Why Agribusiness Matters
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Why Agribusiness Matters
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Why Agribusiness Matters


  1. Agribusiness is the world’s oldest, largest, and most important industry. It is the business that enables the world to grow, trade, and feed everyone utilising the Earth’s finite resources.
  2. Agribusiness encompasses half the world’s labour force, half the world’s assets, and 40% of modern consumer purchases. It drives the public policy issues in economic development, food security, trade, nutrition, natural resources, protecting plant and animal diversity, genetics, and economic, social and environmental priorities.

  3. Agribusiness has a growing problem: whilst food and fibre production has grown to feed all humanity through the ages, global population growth continues unabated and the demand for food and food prices, already at their highest levels ever, will continue to soar.

  4. Agribusiness productivity has increased to match this global demand, but now both natural and contemporary production systems are nearing capacity. Restrictions to future growth and productivity are emerging; they are evident in fossil energy sources, an increasing range of natural resources (e.g. water, fertiliser), and agribusiness production and farming technology.

  5. Agribusiness has achieved industrial scale efficiencies in the developed world, but these are not replicated evenly throughout the developing world. Replicating past increases in agribusiness productivity globally will be increasingly difficult, so food prices will continue to rise, and food security will become increasingly uncertain for many countries.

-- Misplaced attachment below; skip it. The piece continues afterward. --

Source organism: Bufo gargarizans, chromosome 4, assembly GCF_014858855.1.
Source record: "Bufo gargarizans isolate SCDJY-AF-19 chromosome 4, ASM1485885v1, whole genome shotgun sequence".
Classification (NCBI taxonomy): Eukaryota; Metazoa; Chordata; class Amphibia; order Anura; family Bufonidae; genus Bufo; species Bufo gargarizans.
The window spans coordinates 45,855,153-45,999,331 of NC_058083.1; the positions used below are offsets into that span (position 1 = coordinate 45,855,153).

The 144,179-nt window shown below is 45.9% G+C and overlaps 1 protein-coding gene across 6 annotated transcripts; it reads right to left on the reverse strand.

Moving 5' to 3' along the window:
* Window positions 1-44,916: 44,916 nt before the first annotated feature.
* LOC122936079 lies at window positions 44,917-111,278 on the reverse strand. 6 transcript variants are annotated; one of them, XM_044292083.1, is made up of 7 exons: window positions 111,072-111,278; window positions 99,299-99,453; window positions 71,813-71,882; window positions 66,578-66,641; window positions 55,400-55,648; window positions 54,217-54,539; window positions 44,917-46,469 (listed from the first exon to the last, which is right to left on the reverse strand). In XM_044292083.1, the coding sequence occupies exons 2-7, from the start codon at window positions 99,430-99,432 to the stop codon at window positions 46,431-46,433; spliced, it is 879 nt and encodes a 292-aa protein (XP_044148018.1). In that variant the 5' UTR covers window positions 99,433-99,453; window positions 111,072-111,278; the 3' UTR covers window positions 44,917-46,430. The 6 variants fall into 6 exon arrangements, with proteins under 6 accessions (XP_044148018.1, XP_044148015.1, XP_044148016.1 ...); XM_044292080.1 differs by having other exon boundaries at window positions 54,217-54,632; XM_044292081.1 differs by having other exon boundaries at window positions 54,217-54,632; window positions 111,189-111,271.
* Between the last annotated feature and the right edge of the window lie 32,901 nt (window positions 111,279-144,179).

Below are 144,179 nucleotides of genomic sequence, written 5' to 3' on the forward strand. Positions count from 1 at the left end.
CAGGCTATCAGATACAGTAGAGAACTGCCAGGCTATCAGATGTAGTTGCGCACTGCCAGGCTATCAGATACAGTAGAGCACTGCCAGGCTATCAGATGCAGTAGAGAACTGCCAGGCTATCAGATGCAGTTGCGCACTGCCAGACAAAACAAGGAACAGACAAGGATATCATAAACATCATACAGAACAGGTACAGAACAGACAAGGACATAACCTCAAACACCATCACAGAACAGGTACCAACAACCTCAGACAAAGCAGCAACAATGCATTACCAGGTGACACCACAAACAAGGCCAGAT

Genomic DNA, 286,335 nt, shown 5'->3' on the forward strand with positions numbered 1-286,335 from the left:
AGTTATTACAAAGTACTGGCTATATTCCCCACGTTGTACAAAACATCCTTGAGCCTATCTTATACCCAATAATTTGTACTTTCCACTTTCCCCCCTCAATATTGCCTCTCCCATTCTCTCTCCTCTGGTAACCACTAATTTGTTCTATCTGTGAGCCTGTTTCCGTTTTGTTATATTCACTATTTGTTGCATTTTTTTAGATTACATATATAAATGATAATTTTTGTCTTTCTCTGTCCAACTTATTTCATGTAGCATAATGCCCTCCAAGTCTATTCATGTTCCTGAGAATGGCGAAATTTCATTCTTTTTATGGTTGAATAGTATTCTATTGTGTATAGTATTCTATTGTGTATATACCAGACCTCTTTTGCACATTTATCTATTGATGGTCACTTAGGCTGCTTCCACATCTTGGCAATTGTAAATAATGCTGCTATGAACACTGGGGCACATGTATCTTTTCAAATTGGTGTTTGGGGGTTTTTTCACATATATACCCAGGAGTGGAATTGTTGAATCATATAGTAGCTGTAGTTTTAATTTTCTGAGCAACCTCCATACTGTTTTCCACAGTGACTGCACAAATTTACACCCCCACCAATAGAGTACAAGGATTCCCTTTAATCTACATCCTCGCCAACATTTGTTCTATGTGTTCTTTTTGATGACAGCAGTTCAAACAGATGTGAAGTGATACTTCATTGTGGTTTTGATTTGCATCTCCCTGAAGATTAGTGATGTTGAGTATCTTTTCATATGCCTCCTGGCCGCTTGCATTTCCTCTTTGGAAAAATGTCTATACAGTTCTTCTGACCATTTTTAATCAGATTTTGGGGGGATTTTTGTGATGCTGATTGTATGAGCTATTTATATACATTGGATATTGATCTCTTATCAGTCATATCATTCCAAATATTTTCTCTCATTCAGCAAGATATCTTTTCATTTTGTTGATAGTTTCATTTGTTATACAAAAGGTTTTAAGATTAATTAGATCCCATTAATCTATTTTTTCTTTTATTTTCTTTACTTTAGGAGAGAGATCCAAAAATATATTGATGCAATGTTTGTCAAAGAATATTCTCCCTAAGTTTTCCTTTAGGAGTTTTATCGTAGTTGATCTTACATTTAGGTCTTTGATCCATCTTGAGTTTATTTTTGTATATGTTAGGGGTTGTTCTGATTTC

6. Today agribusiness has an image problem caused by its own success. The wider urbanised public perceive agriculture as ‘just farming’, just raising livestock and growing crops. Yet, agribusiness is a complex system involving a whole constellation of activities and supporting businesses that move food and fibre from where it is produced to where it is consumed. Societal expectations about the methods of production increasingly impact the industry.

  7. Agribusiness accounts for a third of nearly every country’s economy, and yet less than 2% of agricultural employment opportunities are on farms. Less than 1.5% of students entering universities choose agriculture as a career, and there is a growing shortage in the global supply of graduates to fill industry vacancies to meet future challenges. Education levels are directly connected to productivity improvement.

  8. Agribusiness and agriculture are too important to ignore; and both are far too important for partisanship, the rising multi-lateral problems to society demand unity of purpose and action.

Agribusiness in Australia

  1. The food and grocery manufacturing industry alone, just a part of the agribusiness sector, is the largest Australian manufacturing sector; it is twice the size of the vehicle manufacturing sector. It employs 312,000 people, including half of all employment in rural areas. Yet, only 7% of people servicing agriculture have a degree compared to 21% across all other industries. Australia does not train enough people to sustain its competitiveness.

  2. Food Security is a rising public policy issue worldwide; Australia is not immune from it. Recently, Australia became a net importer of food and grocery products. The rate of productivity increase in agribusiness and agriculture is slowing.

  3. Mining and Agribusiness are Australia’s two largest wealth-creating sectors in the economy, yet only agribusiness makes a sustainable contribution to improving productivity.

  4. Until recently, there was no peak industry body representing Australian agribusiness. The agribusiness sector is fragmented with 4000+ groups vying for attention. The Agribusiness Council of Australia was created on 20 March 2013 to help improve industry competitiveness by overcoming this industry fragmentation through better networking.


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